My dear brothers, take note of this: Everyone should be quick to listen, slow to speak and slow to become angry, for man’s anger does not bring about the righteous life that God desires. Therefore, get rid of all moral filth and the evil that is so prevalent and humbly accept the word planted in you, which can save you.

James 11:19-21 (emphasis added)

There’s been more than a blogging funk in my life, there’s been a real, personal funk in the past week or so. In reality, it’s been building for some time now, it just hit me last week.
As a church, I mentioned before, we’ve been reading Ed Anton’s new book titled Repentance: A Cosmic Shift of Mind and Heart. It’s an excellent book that’s given me a fresh look at one of the most fundamental parts of Christianity – repentance. The church is nearly done with the book and the messages associated with it, but through our minister’s relationship with Ed, we’ve moved on to some bigger related things. It’s what I’ve been teasing you with – Corporate Repentance. That’s the idea that, not only can & do we sin as individuals, but a church has a culture, and enviromnent and a personality that can be sinful as well. Just as an individual needs to return to God and His ways, so does a church. But before I get into describing this exciting development in my congregation, I need to talk about me.
As a part of the teaching on the subject, Ed came into town and spoke to our leaders meeting of the Evangelist, the Deacons and the family group leaders. He was in the state meeting with the Dayton ICOC church on the same subject, and stopped by our meeting on the way to the airport. As he spoke about how God brought his reproof to the churches in Revelation and how that God has done that with His people forever and will do so today, if we let Him, he said something that hit me like a ton of bricks. “The question is how do you get ready for this? You get prepared to hear God’s reproof.”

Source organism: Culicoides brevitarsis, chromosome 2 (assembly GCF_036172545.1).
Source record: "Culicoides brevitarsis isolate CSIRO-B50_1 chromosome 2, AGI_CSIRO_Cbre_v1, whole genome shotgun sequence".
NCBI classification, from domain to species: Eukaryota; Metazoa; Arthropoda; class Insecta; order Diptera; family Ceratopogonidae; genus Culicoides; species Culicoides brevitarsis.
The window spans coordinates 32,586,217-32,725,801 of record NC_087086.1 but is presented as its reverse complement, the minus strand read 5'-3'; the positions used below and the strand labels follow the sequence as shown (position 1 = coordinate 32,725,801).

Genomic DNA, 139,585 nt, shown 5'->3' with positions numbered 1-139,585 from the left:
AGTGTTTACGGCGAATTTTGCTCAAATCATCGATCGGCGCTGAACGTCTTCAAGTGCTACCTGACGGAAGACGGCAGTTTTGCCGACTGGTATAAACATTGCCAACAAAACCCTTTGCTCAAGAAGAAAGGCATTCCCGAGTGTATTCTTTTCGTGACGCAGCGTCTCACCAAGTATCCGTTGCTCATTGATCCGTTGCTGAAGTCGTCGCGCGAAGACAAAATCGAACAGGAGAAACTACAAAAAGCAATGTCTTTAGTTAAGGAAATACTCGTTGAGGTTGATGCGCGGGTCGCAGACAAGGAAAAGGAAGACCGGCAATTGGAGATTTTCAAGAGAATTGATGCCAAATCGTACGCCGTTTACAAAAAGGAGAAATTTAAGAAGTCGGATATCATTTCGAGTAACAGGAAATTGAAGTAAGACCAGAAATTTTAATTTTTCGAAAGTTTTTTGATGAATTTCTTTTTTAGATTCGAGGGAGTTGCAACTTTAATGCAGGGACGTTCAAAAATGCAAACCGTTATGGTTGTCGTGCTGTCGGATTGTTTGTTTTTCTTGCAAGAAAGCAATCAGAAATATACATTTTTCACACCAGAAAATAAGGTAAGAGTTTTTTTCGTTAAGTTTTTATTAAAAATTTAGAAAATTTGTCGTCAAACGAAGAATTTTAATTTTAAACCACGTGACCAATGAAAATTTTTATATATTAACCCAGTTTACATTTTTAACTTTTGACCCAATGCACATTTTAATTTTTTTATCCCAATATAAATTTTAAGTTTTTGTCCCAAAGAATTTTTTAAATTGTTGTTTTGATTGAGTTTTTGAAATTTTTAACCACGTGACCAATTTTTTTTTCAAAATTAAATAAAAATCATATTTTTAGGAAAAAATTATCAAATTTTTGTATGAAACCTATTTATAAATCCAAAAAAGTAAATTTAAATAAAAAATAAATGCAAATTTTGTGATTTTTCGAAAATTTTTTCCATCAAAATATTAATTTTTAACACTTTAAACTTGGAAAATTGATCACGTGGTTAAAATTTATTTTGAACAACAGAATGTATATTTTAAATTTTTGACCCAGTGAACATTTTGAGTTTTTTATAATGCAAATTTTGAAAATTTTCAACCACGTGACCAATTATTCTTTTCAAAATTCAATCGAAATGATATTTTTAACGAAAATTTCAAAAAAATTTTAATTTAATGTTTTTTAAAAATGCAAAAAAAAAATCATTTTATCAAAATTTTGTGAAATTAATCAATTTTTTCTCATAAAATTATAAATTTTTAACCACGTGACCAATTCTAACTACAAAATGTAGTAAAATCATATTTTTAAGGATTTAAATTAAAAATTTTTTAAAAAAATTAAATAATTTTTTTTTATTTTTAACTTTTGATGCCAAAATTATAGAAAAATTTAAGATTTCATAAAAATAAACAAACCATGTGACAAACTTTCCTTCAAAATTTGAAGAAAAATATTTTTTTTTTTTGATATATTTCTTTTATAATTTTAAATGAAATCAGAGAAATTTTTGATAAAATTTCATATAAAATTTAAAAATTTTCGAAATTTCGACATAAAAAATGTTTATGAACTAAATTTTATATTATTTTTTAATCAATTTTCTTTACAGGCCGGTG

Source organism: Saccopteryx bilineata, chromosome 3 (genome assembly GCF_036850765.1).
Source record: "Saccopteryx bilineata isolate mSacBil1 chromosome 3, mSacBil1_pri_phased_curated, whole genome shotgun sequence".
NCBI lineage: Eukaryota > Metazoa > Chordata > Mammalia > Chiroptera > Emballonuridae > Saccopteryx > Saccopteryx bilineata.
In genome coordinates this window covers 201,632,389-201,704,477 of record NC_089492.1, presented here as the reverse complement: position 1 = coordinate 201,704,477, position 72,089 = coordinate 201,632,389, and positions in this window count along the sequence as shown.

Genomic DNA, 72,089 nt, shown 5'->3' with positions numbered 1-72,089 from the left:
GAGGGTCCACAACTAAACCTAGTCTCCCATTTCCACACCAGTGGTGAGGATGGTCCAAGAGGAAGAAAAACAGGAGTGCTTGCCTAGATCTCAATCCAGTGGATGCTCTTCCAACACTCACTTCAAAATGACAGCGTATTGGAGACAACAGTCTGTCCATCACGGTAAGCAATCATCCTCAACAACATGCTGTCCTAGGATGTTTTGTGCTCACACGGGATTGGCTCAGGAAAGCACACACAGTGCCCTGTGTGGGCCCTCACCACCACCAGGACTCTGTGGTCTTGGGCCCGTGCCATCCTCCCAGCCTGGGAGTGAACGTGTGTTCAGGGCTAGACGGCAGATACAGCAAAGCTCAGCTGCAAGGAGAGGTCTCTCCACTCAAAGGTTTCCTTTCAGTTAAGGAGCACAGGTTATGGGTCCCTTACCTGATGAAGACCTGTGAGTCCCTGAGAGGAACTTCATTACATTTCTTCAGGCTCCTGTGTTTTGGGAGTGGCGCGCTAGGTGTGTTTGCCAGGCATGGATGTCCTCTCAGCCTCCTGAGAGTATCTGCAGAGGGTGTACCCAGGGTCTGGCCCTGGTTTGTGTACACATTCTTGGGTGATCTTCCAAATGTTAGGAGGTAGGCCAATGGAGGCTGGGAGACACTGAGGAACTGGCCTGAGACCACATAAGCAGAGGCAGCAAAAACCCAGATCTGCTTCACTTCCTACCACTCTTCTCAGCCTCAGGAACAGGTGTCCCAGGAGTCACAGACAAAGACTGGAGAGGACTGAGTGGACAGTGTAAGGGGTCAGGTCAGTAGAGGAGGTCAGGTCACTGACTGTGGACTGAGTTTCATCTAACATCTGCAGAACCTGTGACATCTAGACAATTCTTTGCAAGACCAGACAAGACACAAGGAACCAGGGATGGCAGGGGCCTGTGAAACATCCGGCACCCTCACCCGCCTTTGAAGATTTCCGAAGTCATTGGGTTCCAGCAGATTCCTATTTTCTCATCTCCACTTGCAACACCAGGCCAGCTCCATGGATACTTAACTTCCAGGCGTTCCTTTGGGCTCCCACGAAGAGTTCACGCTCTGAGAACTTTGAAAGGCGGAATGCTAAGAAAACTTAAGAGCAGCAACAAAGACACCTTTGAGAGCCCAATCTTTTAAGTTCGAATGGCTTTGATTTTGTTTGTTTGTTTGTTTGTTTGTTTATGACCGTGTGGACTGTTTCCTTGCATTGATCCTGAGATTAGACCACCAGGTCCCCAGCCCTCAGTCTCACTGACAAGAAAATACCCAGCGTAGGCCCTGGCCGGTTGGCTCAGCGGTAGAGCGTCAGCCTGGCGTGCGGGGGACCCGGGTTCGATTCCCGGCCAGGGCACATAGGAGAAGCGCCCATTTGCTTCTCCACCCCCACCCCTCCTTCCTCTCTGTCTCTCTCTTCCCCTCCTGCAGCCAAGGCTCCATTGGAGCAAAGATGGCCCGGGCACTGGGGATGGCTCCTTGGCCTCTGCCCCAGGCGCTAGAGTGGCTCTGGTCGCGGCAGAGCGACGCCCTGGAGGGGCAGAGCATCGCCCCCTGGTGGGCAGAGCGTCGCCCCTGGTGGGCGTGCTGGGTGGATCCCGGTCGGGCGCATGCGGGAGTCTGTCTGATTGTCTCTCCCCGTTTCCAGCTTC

You see, this idea that we need to repent as a church was a powerful one to me. It was at once brand new and exactly what I’d lomged for at the same time. But in the couple of weeks that the leaders had been talking about it, I hadn’t once thought that this repentance would need to hit me square in the heart. What would God say to me? It was terrifying. I honestly didn’t want to know, but the thought of not knowing was scarier. I left that meeting two Sundays ago feeling quite uneasy.
The next two nights I took long (cold) prayer walks. I asked God to show me what ever He saw in me, yet I was could feel my heart holding back. Or was I just trying to manufacture conviction? I didn’t know, and to some degree still don’t. I’m frankly frightened more by how hard this time of soul searching has been than what might be uncovered in my heart. Why has it been so hard this time around to just surrender to God and listen to His rebuke? How far had I drifte? I don’t honestly know, except to say that I’m a prideful, self reliant man. I take some measure of pride in being able to figure things out, and I’ve been relying on my own wisdom and analytical powers for answers too long. The result of this me focus instead of God focus is that when I looked up for God, he wasn’t as close as I expected He would be. I had fallen asleep and drifted away. The answer to this conundrum was not going to come from my careful thinking or study, only from falling at the feet of my God, being still and listening. It wasn’t, evidently, going to come quickly either.